Whale Shark Research on the Belize Barrier Reef
Gladden Spit & Silk Cayes Marine Reserve
Gladden Spit is a promontory also known as "Point of
reef" or the elbow. The site has a short sloping shelf that
drops off steeply at about 130 ft / 40 m to over 2,000 m
(6,600 ft) depth within 10 km of the reef. Gladden Spit
hosts over 25 species of reef fish that aggregate to
spawn and a seasonal congregation of whale sharks.
Declared on 18 May 2000 at the Silk Cayes, and now
co-managed by Fisheries and the NGO Friends of Nature,
the marine reserve covers 10,523 hectares and includes a
general use zone, a no-take zone around the Silk Cayes,
a conch restoration zone and a whale shark and reef fish
spawning aggregation conservation zone.
In Belize, whale sharks seasonally visit Gladden Spit, a
promontory midway along the Belize Barrier Reef to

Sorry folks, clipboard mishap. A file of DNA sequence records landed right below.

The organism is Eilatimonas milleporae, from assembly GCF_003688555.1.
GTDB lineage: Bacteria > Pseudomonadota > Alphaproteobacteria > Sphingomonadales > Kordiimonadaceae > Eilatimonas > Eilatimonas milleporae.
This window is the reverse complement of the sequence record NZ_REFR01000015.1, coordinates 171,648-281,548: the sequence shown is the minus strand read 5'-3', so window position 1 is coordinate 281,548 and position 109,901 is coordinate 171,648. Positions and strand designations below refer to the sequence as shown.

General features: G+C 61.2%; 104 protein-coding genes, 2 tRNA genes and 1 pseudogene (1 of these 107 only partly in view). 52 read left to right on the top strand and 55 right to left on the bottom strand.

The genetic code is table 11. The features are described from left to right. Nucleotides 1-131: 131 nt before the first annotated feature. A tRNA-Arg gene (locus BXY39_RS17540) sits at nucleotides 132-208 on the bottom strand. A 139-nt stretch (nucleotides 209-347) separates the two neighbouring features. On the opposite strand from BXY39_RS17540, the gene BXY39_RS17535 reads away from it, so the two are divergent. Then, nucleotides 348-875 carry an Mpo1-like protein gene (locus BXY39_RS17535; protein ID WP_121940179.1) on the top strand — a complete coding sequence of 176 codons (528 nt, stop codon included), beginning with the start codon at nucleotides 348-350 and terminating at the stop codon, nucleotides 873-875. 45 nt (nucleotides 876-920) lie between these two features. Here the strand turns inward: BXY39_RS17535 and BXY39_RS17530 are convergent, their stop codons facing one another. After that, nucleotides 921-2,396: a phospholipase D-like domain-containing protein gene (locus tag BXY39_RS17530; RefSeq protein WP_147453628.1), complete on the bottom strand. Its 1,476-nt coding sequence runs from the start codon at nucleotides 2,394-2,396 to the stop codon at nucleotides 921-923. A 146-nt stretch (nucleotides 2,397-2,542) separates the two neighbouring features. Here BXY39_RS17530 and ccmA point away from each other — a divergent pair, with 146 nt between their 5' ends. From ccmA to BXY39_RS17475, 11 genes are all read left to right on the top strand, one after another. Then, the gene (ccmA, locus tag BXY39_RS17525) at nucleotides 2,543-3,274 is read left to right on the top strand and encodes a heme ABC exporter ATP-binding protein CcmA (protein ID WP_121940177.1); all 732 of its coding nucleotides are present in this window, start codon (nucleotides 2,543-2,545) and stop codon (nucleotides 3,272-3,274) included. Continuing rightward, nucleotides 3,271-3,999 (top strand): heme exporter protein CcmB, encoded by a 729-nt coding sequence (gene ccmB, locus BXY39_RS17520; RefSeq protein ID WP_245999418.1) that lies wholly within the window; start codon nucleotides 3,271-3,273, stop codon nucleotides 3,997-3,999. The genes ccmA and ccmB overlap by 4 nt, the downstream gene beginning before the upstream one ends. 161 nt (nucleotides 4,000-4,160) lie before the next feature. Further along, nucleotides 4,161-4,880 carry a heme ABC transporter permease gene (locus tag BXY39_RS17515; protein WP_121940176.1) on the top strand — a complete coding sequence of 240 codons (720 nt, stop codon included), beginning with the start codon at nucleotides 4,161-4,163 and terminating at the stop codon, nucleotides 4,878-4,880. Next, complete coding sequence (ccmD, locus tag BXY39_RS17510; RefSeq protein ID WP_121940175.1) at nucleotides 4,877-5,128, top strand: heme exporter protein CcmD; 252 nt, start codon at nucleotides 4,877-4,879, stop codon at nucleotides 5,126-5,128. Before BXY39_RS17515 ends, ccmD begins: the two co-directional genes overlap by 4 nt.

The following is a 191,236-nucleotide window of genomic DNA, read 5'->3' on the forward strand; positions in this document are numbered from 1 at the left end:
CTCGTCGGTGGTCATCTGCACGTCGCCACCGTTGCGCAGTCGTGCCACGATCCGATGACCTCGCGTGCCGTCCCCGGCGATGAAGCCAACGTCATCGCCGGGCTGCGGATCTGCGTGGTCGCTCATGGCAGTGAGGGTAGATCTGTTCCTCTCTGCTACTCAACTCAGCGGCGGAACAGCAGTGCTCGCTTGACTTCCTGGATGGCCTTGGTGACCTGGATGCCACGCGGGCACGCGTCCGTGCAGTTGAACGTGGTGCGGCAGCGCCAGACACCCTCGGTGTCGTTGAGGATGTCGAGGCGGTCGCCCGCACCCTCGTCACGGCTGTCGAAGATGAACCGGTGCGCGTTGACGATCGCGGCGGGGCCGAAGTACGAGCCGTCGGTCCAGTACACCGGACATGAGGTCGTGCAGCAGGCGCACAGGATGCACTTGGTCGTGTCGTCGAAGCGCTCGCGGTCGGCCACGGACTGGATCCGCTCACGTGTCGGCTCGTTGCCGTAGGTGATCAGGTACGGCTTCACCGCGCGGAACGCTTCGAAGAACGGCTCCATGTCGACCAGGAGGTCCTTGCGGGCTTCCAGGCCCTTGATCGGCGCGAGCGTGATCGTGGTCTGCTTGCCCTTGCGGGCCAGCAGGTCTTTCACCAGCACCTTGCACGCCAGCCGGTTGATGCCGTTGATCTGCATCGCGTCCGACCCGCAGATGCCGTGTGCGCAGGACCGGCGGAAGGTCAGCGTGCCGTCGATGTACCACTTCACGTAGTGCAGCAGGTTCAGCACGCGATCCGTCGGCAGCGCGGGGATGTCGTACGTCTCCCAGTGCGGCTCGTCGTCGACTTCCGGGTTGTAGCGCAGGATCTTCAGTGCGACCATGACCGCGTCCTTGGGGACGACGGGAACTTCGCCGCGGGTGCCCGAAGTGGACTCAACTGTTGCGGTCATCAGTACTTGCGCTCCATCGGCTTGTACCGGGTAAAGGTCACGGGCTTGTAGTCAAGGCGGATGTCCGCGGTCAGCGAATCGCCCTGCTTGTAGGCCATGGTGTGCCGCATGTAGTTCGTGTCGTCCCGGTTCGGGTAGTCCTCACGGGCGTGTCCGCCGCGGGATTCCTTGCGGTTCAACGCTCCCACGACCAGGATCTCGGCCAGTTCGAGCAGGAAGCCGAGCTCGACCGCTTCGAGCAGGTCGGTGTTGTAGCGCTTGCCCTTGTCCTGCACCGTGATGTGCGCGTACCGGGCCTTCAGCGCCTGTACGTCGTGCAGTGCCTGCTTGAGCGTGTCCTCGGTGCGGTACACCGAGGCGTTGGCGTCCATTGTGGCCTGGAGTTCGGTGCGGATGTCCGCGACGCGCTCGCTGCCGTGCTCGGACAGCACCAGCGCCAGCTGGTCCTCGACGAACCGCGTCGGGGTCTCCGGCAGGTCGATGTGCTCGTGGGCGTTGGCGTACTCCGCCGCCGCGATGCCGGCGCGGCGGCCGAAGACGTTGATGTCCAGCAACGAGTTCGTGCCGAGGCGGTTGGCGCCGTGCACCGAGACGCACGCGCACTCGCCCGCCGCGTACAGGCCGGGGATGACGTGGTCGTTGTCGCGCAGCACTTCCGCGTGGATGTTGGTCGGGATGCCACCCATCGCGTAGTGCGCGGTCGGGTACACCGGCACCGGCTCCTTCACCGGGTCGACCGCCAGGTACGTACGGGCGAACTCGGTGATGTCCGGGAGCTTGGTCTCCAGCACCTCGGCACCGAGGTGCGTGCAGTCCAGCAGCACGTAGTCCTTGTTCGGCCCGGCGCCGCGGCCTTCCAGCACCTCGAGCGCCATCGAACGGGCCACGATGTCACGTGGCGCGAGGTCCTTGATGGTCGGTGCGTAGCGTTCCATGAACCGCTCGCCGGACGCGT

feed on the spawn of aggregating snappers-the only
place this has been documented and is known to occur
worldwide. Due to the importance of both snapper
spawning aggregations and associated whale sharks,
Gladden Spit and the Silk Cayes were declared a
marine reserve on 18 May 2000 (Gazette No.
68/2000), and whale shark tourism regulations were
drafted to regulate the increasing number of whale
shark tours. The reserve is co-managed by Friends of
Nature and The Belize Department of Fisheries.
Relatively slow moving animals, whale sharks
are curious but docile. At Gladden Spit whale sharks
will readily approach boats, snorkelers and divers if
they do not feel threatened. They will often remain
close to divers and snorkelers and even boats if not
chased or harassed. To ensure that whale sharks are not
harmed by tourism or boating activities in their main
aggregation zone, please follow the guidelines below to
good whale shark etiquette as summarized from the
Gladden Spit & Silk Cayes marine reserve regulations.